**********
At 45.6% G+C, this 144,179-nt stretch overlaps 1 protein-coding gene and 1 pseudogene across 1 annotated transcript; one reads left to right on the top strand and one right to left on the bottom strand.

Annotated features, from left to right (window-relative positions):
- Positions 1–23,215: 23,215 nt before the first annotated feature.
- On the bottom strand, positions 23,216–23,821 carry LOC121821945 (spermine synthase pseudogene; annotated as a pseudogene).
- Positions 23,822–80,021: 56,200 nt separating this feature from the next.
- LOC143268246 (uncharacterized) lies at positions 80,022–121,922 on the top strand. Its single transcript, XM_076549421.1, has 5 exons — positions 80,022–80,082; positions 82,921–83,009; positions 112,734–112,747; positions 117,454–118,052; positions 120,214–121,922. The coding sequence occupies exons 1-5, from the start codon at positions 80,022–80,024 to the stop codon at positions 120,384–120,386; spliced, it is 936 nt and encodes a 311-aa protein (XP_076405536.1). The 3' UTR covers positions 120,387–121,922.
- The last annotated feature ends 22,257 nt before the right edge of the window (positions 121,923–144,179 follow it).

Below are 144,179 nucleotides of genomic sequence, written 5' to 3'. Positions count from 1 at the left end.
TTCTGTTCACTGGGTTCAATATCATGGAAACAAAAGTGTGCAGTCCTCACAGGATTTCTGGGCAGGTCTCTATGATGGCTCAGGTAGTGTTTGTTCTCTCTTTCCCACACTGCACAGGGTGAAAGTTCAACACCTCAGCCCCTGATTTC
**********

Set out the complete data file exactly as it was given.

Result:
At 45.6% G+C, this 144,179-nt stretch overlaps 1 protein-coding gene and 1 pseudogene across 1 annotated transcript; one reads left to right on the top strand and one right to left on the bottom strand.

Annotated features, from left to right (window-relative positions):
- Positions 1–23,215: 23,215 nt before the first annotated feature.
- On the bottom strand, positions 23,216–23,821 carry LOC121821945 (spermine synthase pseudogene; annotated as a pseudogene).
- Positions 23,822–80,021: 56,200 nt separating this feature from the next.
- LOC143268246 (uncharacterized) lies at positions 80,022–121,922 on the top strand. Its single transcript, XM_076549421.1, has 5 exons — positions 80,022–80,082; positions 82,921–83,009; positions 112,734–112,747; positions 117,454–118,052; positions 120,214–121,922. The coding sequence occupies exons 1-5, from the start codon at positions 80,022–80,024 to the stop codon at positions 120,384–120,386; spliced, it is 936 nt and encodes a 311-aa protein (XP_076405536.1). The 3' UTR covers positions 120,387–121,922.
- The last annotated feature ends 22,257 nt before the right edge of the window (positions 121,923–144,179 follow it).

Below are 144,179 nucleotides of genomic sequence, written 5' to 3'. Positions count from 1 at the left end.
TTCTGTTCACTGGGTTCAATATCATGGAAACAAAAGTGTGCAGTCCTCACAGGATTTCTGGGCAGGTCTCTATGATGGCTCAGGTAGTGTTTGTTCTCTCTTTCCCACACTGCACAGGGTGAAAGTTCAACACCTCAGCCCCTGATTTC